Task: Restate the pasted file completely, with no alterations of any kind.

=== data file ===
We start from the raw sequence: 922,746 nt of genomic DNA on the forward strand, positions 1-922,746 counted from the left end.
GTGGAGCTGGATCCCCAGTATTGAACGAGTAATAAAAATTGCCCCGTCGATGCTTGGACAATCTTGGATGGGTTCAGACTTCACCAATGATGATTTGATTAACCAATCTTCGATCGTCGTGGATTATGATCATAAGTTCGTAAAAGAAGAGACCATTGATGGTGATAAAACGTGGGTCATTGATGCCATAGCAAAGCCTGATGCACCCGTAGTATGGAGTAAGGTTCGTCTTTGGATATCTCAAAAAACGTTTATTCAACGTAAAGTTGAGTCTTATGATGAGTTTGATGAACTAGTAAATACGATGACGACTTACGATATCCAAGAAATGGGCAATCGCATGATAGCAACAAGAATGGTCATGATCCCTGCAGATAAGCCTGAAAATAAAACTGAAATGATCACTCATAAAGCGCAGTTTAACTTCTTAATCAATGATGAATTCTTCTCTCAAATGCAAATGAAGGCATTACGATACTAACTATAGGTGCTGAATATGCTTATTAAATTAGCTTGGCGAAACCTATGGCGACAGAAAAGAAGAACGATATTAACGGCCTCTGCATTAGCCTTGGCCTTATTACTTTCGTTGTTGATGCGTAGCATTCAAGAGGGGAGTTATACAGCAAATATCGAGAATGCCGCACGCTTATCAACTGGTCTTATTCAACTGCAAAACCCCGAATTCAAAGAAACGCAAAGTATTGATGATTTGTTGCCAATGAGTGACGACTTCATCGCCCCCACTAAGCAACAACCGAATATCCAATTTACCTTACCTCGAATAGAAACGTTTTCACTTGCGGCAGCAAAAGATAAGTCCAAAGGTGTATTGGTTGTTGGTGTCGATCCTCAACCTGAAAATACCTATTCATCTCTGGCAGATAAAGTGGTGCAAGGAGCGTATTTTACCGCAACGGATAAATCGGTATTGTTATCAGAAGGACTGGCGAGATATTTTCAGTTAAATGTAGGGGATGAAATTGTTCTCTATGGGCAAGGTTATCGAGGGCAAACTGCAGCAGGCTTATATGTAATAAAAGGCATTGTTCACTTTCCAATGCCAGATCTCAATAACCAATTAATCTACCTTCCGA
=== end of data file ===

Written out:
We start from the raw sequence: 922,746 nt of genomic DNA on the forward strand, positions 1-922,746 counted from the left end.
GTGGAGCTGGATCCCCAGTATTGAACGAGTAATAAAAATTGCCCCGTCGATGCTTGGACAATCTTGGATGGGTTCAGACTTCACCAATGATGATTTGATTAACCAATCTTCGATCGTCGTGGATTATGATCATAAGTTCGTAAAAGAAGAGACCATTGATGGTGATAAAACGTGGGTCATTGATGCCATAGCAAAGCCTGATGCACCCGTAGTATGGAGTAAGGTTCGTCTTTGGATATCTCAAAAAACGTTTATTCAACGTAAAGTTGAGTCTTATGATGAGTTTGATGAACTAGTAAATACGATGACGACTTACGATATCCAAGAAATGGGCAATCGCATGATAGCAACAAGAATGGTCATGATCCCTGCAGATAAGCCTGAAAATAAAACTGAAATGATCACTCATAAAGCGCAGTTTAACTTCTTAATCAATGATGAATTCTTCTCTCAAATGCAAATGAAGGCATTACGATACTAACTATAGGTGCTGAATATGCTTATTAAATTAGCTTGGCGAAACCTATGGCGACAGAAAAGAAGAACGATATTAACGGCCTCTGCATTAGCCTTGGCCTTATTACTTTCGTTGTTGATGCGTAGCATTCAAGAGGGGAGTTATACAGCAAATATCGAGAATGCCGCACGCTTATCAACTGGTCTTATTCAACTGCAAAACCCCGAATTCAAAGAAACGCAAAGTATTGATGATTTGTTGCCAATGAGTGACGACTTCATCGCCCCCACTAAGCAACAACCGAATATCCAATTTACCTTACCTCGAATAGAAACGTTTTCACTTGCGGCAGCAAAAGATAAGTCCAAAGGTGTATTGGTTGTTGGTGTCGATCCTCAACCTGAAAATACCTATTCATCTCTGGCAGATAAAGTGGTGCAAGGAGCGTATTTTACCGCAACGGATAAATCGGTATTGTTATCAGAAGGACTGGCGAGATATTTTCAGTTAAATGTAGGGGATGAAATTGTTCTCTATGGGCAAGGTTATCGAGGGCAAACTGCAGCAGGCTTATATGTAATAAAAGGCATTGTTCACTTTCCAATGCCAGATCTCAATAACCAATTAATCTACCTTCCGA